Salafi-Jihadism: The History of an Idea
(New York: Oxford University Press, 2016, 292 pages, $29.93, Hardcover. ISBN: 978-0190651121)
Salafi-Jihadism: The History of an Idea deals with one of the most pertinent and complex questions of our times: the appeal and resilience of Salafi-Jihadi movements despite decades of forced repression including domestic repression, civil wars, and the international ‘war on terror’.
The identification of the subject of analysis, the Salafi-Jihadi creed, is indeed not an easy task given the abundance of literature on militant Islam, the vast Islamic jurisprudence that licenses the actions of militant movements, but also the broad array of self-identified Salafi actors and projects across time and space. The author applies Wiktorowic’s classic categorization of Salafis as purists, politicos and jihadists, but introduces two additional elements -their connection to power and the manner in which they engage with it – to distinguish Salafi groups. Accordingly, Salafi-jihadi movements stand for the violent-rejectionist fraction who 1) embrace violence as a method of change and 2) reject the concept of state and international order, sometimes even civilizational standards. Still, the author notes that there are sharp fault lines within this specific group too, particularly among theorists and practitioners/worriers. Whereas the first one engages on lengthy reflection of related ideas, the second is driven by ‘a real time, ad hoc form of jurisprudence… [furnished by] the exigencies of war. (p. 12)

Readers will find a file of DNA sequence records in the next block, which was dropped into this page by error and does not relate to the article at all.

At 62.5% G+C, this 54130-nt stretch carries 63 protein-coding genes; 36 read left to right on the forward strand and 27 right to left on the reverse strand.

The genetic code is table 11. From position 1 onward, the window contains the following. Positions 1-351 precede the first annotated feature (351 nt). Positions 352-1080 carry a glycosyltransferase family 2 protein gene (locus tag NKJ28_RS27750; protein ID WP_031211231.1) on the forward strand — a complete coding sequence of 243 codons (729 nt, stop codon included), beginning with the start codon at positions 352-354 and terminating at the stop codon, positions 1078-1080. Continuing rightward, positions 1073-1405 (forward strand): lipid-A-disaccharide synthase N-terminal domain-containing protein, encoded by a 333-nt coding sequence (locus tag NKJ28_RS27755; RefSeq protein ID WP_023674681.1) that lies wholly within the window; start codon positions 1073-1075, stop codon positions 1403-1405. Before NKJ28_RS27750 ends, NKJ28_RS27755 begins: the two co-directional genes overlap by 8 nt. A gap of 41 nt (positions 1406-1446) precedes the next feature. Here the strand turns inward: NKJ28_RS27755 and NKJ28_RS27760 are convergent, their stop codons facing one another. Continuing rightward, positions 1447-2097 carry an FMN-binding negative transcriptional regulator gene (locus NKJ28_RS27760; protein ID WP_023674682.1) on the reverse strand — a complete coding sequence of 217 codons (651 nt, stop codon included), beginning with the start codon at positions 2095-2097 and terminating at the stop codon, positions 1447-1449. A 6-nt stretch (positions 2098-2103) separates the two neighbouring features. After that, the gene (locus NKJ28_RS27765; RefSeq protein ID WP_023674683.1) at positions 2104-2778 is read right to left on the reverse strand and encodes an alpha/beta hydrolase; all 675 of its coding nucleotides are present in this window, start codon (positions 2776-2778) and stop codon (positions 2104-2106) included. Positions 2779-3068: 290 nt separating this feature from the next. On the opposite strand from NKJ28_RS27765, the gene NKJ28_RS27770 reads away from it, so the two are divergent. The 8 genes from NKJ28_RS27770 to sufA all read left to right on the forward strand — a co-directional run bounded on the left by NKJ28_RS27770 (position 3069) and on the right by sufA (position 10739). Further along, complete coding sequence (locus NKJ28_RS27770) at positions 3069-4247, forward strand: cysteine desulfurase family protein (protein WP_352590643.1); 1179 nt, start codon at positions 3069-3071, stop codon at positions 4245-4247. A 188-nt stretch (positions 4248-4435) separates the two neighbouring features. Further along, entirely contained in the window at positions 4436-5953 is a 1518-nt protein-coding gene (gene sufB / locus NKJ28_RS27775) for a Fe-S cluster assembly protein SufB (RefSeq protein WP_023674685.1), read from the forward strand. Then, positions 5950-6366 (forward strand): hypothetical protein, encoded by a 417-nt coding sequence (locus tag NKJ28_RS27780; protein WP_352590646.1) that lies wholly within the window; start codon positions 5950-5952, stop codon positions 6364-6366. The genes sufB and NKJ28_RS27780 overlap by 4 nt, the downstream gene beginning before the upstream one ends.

Theoretically, the analysis of similarities and fault lines that define the Salafi-Jihadi creed is embedded in the discipline of intellectual history, a welcome approach to trace the evolution of specific intellectual trends that inform the jihadi dimension of the Salafi religious tradition. However, how and when the original ideal develops, gains steam and becomes an appealing programe depends on the particular context of time and place. To tease out this context, the author employs a multidisciplinary analysis that combines theology, political and social theory, and contemporary Middle East studies. As such, the intellectual history of Salafi jihadist ideas that the book offers cuts through timeless theological debates, realities of political turmoil plaguing the Muslim world as well as vehement academic discussions of non-western alternatives to modernity and governance.